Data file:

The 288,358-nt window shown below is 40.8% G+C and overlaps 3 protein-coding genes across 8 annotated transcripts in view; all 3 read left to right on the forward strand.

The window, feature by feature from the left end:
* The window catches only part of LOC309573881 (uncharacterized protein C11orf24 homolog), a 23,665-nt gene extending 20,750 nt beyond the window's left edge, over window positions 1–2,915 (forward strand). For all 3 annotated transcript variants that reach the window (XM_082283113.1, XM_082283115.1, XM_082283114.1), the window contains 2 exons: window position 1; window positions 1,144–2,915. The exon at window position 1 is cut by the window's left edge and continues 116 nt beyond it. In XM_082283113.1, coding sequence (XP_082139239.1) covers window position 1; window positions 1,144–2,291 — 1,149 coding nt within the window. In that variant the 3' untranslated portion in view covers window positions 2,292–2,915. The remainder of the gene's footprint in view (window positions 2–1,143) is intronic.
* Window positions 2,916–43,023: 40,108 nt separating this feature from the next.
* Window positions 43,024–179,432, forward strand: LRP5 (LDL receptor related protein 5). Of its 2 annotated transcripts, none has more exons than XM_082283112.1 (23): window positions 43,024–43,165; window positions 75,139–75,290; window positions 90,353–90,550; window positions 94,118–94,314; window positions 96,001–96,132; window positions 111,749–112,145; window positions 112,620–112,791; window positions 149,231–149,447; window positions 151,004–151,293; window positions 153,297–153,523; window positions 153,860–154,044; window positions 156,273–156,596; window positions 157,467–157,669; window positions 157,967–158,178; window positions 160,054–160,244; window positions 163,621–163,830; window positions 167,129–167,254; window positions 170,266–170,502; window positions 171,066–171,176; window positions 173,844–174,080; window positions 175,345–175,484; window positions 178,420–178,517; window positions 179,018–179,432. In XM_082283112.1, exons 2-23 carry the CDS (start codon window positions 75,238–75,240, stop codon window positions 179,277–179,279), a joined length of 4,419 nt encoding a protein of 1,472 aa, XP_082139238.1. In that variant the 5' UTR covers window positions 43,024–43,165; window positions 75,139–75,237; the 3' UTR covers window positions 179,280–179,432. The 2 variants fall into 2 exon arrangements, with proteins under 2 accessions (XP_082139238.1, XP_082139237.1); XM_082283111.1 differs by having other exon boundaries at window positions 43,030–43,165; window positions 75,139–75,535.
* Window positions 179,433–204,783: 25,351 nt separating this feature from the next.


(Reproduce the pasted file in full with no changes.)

The 288,358-nt window shown below is 40.8% G+C and overlaps 3 protein-coding genes across 8 annotated transcripts in view; all 3 read left to right on the forward strand.

The window, feature by feature from the left end:
* The window catches only part of LOC309573881 (uncharacterized protein C11orf24 homolog), a 23,665-nt gene extending 20,750 nt beyond the window's left edge, over window positions 1–2,915 (forward strand). For all 3 annotated transcript variants that reach the window (XM_082283113.1, XM_082283115.1, XM_082283114.1), the window contains 2 exons: window position 1; window positions 1,144–2,915. The exon at window position 1 is cut by the window's left edge and continues 116 nt beyond it. In XM_082283113.1, coding sequence (XP_082139239.1) covers window position 1; window positions 1,144–2,291 — 1,149 coding nt within the window. In that variant the 3' untranslated portion in view covers window positions 2,292–2,915. The remainder of the gene's footprint in view (window positions 2–1,143) is intronic.
* Window positions 2,916–43,023: 40,108 nt separating this feature from the next.
* Window positions 43,024–179,432, forward strand: LRP5 (LDL receptor related protein 5). Of its 2 annotated transcripts, none has more exons than XM_082283112.1 (23): window positions 43,024–43,165; window positions 75,139–75,290; window positions 90,353–90,550; window positions 94,118–94,314; window positions 96,001–96,132; window positions 111,749–112,145; window positions 112,620–112,791; window positions 149,231–149,447; window positions 151,004–151,293; window positions 153,297–153,523; window positions 153,860–154,044; window positions 156,273–156,596; window positions 157,467–157,669; window positions 157,967–158,178; window positions 160,054–160,244; window positions 163,621–163,830; window positions 167,129–167,254; window positions 170,266–170,502; window positions 171,066–171,176; window positions 173,844–174,080; window positions 175,345–175,484; window positions 178,420–178,517; window positions 179,018–179,432. In XM_082283112.1, exons 2-23 carry the CDS (start codon window positions 75,238–75,240, stop codon window positions 179,277–179,279), a joined length of 4,419 nt encoding a protein of 1,472 aa, XP_082139238.1. In that variant the 5' UTR covers window positions 43,024–43,165; window positions 75,139–75,237; the 3' UTR covers window positions 179,280–179,432. The 2 variants fall into 2 exon arrangements, with proteins under 2 accessions (XP_082139238.1, XP_082139237.1); XM_082283111.1 differs by having other exon boundaries at window positions 43,030–43,165; window positions 75,139–75,535.
* Window positions 179,433–204,783: 25,351 nt separating this feature from the next.